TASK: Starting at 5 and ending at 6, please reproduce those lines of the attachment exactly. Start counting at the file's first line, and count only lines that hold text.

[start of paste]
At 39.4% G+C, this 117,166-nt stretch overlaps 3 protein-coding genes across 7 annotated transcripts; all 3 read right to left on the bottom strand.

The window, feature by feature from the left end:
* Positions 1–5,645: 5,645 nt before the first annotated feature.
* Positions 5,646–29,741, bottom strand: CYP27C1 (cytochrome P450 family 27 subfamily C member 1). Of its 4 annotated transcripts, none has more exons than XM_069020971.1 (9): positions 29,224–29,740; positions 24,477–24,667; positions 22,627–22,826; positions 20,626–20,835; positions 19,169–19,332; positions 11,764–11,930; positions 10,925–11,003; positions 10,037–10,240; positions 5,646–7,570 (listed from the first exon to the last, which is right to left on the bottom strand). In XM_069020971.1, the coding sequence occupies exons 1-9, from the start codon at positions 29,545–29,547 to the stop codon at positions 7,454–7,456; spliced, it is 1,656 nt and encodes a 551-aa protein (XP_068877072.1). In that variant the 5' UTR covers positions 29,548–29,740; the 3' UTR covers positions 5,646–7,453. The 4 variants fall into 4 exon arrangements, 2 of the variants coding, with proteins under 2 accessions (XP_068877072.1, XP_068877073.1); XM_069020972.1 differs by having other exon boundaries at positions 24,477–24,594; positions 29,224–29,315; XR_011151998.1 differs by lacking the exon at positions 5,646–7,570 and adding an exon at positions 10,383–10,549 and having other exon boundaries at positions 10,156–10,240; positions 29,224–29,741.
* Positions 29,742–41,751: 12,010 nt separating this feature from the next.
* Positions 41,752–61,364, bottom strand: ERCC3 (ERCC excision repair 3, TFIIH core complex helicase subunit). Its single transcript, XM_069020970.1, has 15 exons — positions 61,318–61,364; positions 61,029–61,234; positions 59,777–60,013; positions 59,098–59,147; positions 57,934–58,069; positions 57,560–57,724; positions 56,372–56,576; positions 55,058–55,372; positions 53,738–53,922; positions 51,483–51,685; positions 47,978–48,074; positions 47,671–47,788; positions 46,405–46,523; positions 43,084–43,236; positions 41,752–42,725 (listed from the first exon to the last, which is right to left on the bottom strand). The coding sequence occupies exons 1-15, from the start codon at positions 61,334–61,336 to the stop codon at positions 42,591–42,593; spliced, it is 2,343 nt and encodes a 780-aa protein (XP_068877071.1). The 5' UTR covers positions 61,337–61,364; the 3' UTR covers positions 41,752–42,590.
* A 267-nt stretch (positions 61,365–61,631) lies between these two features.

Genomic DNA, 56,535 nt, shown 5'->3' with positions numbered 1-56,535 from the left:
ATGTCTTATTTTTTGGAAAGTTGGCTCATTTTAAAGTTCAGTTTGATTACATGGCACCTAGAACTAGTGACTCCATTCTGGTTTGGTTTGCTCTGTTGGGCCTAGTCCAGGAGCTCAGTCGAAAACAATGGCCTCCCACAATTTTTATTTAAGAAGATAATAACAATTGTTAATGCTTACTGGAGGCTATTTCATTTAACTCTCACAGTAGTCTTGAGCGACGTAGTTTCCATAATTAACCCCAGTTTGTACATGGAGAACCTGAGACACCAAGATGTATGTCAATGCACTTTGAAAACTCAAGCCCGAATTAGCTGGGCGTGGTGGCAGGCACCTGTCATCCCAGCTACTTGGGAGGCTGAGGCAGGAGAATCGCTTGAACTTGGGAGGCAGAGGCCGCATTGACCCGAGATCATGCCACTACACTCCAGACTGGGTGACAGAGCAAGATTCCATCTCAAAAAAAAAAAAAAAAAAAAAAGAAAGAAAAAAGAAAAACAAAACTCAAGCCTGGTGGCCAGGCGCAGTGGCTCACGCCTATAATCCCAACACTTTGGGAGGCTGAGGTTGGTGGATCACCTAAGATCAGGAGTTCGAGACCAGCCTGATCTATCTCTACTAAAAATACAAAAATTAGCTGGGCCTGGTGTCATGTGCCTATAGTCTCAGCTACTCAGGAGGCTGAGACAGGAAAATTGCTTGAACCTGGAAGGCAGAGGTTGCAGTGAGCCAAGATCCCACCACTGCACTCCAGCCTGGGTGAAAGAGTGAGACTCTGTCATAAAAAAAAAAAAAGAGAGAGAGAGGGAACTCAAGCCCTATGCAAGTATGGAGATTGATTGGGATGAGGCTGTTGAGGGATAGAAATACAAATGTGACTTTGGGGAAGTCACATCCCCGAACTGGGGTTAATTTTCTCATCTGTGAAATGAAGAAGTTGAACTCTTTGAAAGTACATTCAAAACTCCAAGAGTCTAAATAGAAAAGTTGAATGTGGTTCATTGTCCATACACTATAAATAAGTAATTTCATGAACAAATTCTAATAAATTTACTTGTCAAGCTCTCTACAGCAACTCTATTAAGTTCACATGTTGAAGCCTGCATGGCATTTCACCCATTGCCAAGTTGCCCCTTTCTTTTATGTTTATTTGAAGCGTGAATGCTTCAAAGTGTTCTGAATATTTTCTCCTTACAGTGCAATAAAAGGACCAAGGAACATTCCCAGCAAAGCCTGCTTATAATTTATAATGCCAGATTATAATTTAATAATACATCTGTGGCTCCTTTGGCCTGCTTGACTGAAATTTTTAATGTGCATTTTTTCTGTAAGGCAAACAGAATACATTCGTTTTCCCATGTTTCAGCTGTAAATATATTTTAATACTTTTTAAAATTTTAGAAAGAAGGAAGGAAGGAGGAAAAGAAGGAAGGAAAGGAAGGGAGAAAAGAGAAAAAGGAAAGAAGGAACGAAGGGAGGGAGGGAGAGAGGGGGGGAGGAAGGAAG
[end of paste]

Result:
* Positions 29,742–41,751: 12,010 nt separating this feature from the next.
* Positions 41,752–61,364, bottom strand: ERCC3 (ERCC excision repair 3, TFIIH core complex helicase subunit). Its single transcript, XM_069020970.1, has 15 exons — positions 61,318–61,364; positions 61,029–61,234; positions 59,777–60,013; positions 59,098–59,147; positions 57,934–58,069; positions 57,560–57,724; positions 56,372–56,576; positions 55,058–55,372; positions 53,738–53,922; positions 51,483–51,685; positions 47,978–48,074; positions 47,671–47,788; positions 46,405–46,523; positions 43,084–43,236; positions 41,752–42,725 (listed from the first exon to the last, which is right to left on the bottom strand). The coding sequence occupies exons 1-15, from the start codon at positions 61,334–61,336 to the stop codon at positions 42,591–42,593; spliced, it is 2,343 nt and encodes a 780-aa protein (XP_068877071.1). The 5' UTR covers positions 61,337–61,364; the 3' UTR covers positions 41,752–42,590.